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Wednesday, September 23, 2015

My summer trip to East Of Eden has come to an end on the Road of Rereading

As today is the first official day of autumn, I am happy to report that my  summer selection for my Road of Rereading project was finished up last night.

John Steinbeck's East of Eden is a wonderful book to explore for both the first and any number of times, but it can lag a bit towards the end there. Nonetheless, considering that it was a late in the game switch(due to personal circumstances, Daniel Deronda was just too taxing for me to tackle again), I did pretty well with EOE.

The book is truly Steinbeck's saga story, as a bit of his family background is mixed into this novel of multi generational families, one of which happens to be Steinbeck's own ancestors in Salinas Valley,California, the main setting for the Trasks and the Hamiltons. While Steinbeck's people(the Hamilton family) do get more than a fair share of the narrative, the central focus of the ongoing plot are the Trasks, starting with Adam and Charles, a pair of brothers who at times unknowingly or unwillingly compete for the love of their gruff yet emotionally distant father.

Like any good saga, the story features love, hate and a slew of characters who represent one or the other yet at times can be both. It can be daunting to keep track, as the narrative does switch from one set of people to the other at different points, but there are plenty of standout figures in EOE that mark particular paths that the reader needs to follow:

One of those standouts is a sinister one; Cathy, the cold blooded beauty who has no qualms about manipulating anyone around,especially men. She first latches onto Adam as a means of recovery from a violent attack but is quick to see that his brother Charles is more like her than either of them care to admit.

In modern terms, Cathy is a sociopath as her reluctance to use and abuse others is so low it's practically nonexistent. From murder to attempted murder(she shoots Adam non fatally in order to escape becoming a standard wife and mother), along with prostitution and blackmail, there's no doubt about which color hat she's wearing here.

Yes, she does show a touch of emotion later on in the book when her teen age son Cal approaches her, although it's not quite the warm hearted family reunion there. One consistent trait of Cathy's is that she has to be control of any situation at all times and appear cool and calculating yet alluring all at the same time. It's no easy trick to be sure but you can't help admiring her evil ways there. In a way, this Cathy reminds me of another notorious Catherine, the deadly diva of the 90's thriller Basic Instinct, who played very similar mind games with the men unfortunate enough to be caught in her path of destruction:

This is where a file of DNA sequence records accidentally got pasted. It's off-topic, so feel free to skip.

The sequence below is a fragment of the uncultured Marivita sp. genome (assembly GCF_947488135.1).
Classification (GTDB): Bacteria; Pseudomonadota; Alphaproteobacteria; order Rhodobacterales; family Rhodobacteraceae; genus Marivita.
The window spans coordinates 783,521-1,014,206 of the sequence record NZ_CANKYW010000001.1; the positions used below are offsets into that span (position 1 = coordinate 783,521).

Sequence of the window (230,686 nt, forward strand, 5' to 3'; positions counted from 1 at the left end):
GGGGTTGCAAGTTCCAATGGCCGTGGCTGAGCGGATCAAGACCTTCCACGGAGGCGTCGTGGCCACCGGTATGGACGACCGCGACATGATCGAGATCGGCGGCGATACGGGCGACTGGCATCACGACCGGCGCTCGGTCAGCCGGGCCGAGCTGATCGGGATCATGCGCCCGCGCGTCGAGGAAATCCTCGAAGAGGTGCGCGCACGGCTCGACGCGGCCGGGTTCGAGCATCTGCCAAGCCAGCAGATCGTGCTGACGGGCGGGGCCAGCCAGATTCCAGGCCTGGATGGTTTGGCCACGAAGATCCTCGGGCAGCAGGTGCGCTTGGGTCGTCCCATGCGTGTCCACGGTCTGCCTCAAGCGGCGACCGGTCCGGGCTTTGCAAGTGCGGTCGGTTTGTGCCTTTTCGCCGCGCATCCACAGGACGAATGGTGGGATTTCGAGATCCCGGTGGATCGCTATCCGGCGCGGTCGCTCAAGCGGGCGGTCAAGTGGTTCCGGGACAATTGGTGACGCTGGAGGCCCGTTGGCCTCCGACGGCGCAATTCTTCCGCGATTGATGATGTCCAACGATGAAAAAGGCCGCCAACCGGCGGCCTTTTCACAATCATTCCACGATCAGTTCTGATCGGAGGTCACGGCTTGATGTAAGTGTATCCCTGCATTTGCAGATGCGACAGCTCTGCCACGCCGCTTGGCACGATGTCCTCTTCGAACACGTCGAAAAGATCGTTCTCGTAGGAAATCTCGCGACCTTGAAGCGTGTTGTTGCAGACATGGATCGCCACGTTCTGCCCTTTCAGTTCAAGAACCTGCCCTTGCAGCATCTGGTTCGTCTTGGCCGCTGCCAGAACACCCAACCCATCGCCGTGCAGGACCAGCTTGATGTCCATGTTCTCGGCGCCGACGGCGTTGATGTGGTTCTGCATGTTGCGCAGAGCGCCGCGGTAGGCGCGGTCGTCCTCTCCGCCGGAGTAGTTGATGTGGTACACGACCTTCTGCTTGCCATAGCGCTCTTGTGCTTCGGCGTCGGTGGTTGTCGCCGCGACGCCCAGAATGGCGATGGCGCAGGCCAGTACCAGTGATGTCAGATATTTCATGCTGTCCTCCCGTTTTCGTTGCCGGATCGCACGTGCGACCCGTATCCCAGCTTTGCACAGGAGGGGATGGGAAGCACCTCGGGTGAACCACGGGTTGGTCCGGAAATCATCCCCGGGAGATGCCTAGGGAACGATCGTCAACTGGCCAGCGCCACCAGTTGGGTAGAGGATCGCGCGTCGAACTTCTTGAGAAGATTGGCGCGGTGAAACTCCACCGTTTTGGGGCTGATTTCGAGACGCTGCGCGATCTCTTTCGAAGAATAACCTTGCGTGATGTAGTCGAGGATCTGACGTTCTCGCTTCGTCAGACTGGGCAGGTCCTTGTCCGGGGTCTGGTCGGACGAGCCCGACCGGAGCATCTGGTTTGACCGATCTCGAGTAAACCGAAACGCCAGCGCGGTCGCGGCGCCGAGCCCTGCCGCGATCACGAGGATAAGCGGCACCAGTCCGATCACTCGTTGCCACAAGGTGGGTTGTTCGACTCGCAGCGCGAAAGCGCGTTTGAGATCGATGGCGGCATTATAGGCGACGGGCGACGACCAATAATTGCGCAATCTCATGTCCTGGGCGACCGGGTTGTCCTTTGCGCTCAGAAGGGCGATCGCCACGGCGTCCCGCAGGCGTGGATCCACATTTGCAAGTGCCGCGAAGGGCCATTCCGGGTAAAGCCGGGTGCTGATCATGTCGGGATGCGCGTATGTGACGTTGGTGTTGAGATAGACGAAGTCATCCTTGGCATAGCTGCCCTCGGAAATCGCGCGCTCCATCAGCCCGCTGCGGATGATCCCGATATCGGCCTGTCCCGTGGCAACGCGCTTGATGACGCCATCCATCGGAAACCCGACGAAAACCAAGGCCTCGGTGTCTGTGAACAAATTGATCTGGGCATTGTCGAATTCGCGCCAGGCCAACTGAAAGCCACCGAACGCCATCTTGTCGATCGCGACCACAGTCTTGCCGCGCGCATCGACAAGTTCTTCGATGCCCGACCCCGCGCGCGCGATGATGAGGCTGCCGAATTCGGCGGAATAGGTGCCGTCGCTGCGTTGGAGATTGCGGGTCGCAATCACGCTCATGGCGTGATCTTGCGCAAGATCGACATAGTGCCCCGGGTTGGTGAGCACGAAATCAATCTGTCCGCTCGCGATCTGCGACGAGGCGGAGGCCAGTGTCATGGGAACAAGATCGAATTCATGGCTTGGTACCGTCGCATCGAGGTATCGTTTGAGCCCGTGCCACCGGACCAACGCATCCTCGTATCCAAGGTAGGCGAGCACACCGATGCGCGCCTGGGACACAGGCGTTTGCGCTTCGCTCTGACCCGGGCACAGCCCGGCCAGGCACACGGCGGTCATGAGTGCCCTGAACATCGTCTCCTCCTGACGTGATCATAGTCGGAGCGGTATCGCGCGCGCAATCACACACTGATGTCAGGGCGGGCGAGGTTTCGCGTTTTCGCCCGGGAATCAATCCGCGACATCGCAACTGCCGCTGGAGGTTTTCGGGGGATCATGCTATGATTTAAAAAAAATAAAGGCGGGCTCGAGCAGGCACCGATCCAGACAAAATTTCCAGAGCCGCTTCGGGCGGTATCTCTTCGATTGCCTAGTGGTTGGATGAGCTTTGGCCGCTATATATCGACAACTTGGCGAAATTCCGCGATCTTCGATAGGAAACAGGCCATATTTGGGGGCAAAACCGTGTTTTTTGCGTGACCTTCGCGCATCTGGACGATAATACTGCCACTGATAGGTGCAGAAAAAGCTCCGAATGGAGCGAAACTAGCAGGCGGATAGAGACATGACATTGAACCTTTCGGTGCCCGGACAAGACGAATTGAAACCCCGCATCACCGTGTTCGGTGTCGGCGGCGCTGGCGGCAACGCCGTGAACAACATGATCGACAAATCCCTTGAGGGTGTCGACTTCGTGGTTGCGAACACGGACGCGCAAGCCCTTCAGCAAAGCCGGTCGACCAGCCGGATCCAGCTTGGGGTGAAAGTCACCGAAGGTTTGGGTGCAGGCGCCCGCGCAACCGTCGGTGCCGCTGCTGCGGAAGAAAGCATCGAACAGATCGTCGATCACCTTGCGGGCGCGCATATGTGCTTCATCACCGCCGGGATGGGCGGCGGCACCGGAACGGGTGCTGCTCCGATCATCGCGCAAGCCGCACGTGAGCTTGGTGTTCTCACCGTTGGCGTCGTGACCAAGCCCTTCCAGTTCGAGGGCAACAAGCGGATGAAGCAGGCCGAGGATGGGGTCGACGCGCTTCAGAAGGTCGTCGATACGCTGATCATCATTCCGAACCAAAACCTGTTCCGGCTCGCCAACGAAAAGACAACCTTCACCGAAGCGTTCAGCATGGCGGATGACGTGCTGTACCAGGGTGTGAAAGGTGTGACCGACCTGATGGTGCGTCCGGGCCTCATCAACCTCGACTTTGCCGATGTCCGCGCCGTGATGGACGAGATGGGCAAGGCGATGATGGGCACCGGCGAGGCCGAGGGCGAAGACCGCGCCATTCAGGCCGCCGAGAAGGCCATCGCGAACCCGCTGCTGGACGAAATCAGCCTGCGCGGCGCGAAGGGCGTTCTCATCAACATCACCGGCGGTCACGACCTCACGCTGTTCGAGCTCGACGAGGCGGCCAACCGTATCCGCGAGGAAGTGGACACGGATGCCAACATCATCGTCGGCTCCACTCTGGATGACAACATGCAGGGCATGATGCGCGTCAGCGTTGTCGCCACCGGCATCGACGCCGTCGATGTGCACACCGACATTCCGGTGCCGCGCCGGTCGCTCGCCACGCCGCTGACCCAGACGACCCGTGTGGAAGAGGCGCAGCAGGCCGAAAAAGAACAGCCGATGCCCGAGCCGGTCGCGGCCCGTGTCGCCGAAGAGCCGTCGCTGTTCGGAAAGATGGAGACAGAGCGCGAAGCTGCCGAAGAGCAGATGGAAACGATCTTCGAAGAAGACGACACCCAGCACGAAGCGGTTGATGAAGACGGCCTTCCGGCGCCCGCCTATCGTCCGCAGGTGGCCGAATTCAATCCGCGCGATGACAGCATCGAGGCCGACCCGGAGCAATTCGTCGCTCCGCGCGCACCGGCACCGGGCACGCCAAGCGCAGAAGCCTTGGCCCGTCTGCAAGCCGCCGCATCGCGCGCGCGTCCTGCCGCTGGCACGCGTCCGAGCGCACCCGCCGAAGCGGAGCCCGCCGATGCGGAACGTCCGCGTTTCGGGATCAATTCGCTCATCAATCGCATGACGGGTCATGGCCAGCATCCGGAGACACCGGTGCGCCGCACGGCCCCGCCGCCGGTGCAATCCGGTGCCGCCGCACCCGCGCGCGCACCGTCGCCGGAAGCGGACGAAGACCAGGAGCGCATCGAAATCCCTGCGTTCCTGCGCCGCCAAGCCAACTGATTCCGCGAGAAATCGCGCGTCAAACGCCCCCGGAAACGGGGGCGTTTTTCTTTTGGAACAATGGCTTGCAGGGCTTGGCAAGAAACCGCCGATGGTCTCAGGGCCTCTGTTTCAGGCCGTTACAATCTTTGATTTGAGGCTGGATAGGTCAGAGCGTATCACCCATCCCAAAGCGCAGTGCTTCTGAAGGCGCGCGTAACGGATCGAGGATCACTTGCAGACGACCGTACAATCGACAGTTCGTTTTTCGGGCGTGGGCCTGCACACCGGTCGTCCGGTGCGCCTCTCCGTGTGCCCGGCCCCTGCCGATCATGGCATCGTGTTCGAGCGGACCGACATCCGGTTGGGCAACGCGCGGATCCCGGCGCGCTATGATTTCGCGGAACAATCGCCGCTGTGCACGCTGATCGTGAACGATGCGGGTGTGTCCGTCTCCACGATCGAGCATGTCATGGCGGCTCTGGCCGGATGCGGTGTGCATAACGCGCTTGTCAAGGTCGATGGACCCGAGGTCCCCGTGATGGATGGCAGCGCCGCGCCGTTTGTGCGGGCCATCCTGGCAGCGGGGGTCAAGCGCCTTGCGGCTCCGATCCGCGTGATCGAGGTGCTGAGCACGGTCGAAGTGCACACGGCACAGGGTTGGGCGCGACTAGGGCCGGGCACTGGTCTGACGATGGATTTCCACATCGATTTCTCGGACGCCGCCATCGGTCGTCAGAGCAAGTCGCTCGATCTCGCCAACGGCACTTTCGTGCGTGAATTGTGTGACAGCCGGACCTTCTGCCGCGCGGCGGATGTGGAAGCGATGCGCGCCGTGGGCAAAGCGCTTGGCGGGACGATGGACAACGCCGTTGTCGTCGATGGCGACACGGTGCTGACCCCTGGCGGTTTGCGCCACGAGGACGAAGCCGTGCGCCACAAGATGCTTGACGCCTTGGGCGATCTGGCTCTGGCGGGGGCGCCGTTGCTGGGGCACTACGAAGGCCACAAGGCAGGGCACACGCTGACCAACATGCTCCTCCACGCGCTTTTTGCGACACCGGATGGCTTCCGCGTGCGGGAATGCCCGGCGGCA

The character that really stood out the most for me here was Lee, the Chinese American servant of the Trask family who becomes their conscience and steady influence over time.

 When we're first introduced to him, he appears to be a stereotypical figure, complete with pidgin speech, but it's not long before Lee reveals that he puts on that expected persona in order to be "listened" to by anyone, particularly white society. Over time, he drops that charade yet is still underestimated by many who cross his path. His input into the lives of this family that pretty much becomes his own is vital to the story as well as to most of the long term characters.

His backstory is a riveting tale of immigration and tragedy that is just as compelling as any of the main characters and it's a credit to Steinbeck's talent that he was willing and able to give what could have been a cliched supporting player into such a vibrant personality whose emotional journey is as equally engaging as that of the main characters.

The core of East Of Eden is sibling rivalry, based upon the biblical Cain and Abel story, and it's a theme that seems to never go out of style. Sometimes, it's friends who are like brothers who find themselves at odds with each other and most times, a woman is put between them as the source of contention, such as Abra in this book, but it's never really about the girl, now, is it?

More often than not, the real reason is that "mom/dad liked you best!" and whether or not, that's the  actual case in fact, such jealousy is insidious and almost addictive.

 Fictional females engage in this trope, too, but the whole "brother vs. brother" set-up is a persistent one, from sitcoms like Everybody Loves Raymond and Frasier to dramas with a paranormal flair like Supernatural and The Vampire Diaries. The EOE comparisons do come to mind especially when it comes to vampire siblings Stefan and Damon of TVD, whose eternal feud was sparked by a cruel Catherine but was flammable to begin with due to who their strict father preferred as a son-sound familiar?:

Well, as enjoyable as it has been to walk down this section of the rereading road with Steinbeck, I am happy to be done with this book and look forward to starting my fall selection, Little Women by Louisa May Alcott, sometime soon.

Since I have a couple of other reading challenges to complete(one of which I will be talking about later this week), the March sisters may have to wait until late October or early November for me to rejoin them.

In the meanwhile, there will be a write-up regarding the film adaptations of EOE coming soon to LRG, so do keep an eye out for it. East of Eden may not seem like a soap opera saga but it's just as juicy as any nighttime drama, only with a little more food for thought being served up with story telling style:

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